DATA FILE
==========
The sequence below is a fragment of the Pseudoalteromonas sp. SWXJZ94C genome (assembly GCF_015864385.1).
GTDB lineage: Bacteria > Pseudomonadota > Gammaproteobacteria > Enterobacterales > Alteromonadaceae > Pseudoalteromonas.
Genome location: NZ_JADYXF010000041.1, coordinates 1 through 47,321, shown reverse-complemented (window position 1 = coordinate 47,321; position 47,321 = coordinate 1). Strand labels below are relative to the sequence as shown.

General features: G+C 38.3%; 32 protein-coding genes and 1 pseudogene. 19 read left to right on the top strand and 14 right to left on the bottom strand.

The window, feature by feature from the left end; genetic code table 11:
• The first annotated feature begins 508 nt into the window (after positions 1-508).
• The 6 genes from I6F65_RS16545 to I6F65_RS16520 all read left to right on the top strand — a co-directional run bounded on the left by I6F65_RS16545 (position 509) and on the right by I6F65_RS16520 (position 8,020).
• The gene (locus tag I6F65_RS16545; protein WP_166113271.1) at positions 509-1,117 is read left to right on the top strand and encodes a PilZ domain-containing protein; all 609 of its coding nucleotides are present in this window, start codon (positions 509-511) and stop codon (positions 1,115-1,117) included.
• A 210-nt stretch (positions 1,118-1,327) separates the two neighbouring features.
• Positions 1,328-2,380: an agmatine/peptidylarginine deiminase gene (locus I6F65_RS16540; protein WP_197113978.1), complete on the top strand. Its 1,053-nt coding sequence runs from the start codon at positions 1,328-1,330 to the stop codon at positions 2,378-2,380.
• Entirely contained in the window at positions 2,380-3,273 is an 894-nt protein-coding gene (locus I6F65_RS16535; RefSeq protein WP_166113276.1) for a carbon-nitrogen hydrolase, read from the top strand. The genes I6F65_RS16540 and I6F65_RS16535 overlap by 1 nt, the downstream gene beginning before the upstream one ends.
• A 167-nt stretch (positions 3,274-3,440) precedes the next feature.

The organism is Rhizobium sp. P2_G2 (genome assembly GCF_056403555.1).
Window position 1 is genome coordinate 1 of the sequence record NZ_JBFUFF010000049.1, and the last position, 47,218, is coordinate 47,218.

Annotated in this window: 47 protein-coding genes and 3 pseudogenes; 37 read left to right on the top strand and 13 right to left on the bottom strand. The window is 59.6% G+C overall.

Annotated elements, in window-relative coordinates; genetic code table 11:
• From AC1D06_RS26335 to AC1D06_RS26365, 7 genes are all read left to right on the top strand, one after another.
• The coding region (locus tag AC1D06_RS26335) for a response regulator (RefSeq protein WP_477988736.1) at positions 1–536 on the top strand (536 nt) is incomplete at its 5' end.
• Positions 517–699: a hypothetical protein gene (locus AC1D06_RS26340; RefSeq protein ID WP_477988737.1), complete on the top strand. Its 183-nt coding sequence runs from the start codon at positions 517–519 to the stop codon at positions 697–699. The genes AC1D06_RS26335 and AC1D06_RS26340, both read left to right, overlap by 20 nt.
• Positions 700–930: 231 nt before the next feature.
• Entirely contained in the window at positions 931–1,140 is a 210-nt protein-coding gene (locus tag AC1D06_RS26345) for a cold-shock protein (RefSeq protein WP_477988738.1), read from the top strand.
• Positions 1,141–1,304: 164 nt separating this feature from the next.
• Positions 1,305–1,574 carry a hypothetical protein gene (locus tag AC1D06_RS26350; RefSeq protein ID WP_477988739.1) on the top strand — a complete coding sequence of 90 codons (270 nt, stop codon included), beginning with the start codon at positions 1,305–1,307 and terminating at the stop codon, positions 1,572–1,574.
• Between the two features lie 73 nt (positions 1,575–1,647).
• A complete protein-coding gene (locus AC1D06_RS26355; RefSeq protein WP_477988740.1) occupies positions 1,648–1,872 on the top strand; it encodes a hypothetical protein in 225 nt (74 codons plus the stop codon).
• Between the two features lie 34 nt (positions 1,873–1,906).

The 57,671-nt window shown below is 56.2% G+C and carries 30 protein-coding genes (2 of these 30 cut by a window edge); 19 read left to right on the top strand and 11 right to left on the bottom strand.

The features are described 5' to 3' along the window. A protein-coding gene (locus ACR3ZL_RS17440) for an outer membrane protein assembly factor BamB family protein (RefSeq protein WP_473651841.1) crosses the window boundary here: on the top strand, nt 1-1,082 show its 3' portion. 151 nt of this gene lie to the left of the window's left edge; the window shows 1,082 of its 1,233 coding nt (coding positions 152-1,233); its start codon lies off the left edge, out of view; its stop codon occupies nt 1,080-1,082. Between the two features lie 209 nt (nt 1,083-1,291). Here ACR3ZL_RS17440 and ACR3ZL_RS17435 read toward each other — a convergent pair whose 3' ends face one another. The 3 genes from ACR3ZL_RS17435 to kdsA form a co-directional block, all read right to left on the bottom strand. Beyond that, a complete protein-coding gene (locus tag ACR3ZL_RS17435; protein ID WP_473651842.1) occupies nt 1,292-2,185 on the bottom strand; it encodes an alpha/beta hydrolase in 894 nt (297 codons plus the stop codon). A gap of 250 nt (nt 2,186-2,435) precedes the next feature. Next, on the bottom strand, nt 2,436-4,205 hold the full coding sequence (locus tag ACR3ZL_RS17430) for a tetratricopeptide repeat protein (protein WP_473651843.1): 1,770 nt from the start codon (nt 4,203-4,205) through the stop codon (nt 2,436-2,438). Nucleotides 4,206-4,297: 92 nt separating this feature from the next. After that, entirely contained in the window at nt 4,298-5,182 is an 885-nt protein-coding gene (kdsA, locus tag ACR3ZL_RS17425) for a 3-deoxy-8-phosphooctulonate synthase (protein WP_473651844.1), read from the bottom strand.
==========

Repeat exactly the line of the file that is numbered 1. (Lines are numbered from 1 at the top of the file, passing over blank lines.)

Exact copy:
The sequence below is a fragment of the Pseudoalteromonas sp. SWXJZ94C genome (assembly GCF_015864385.1).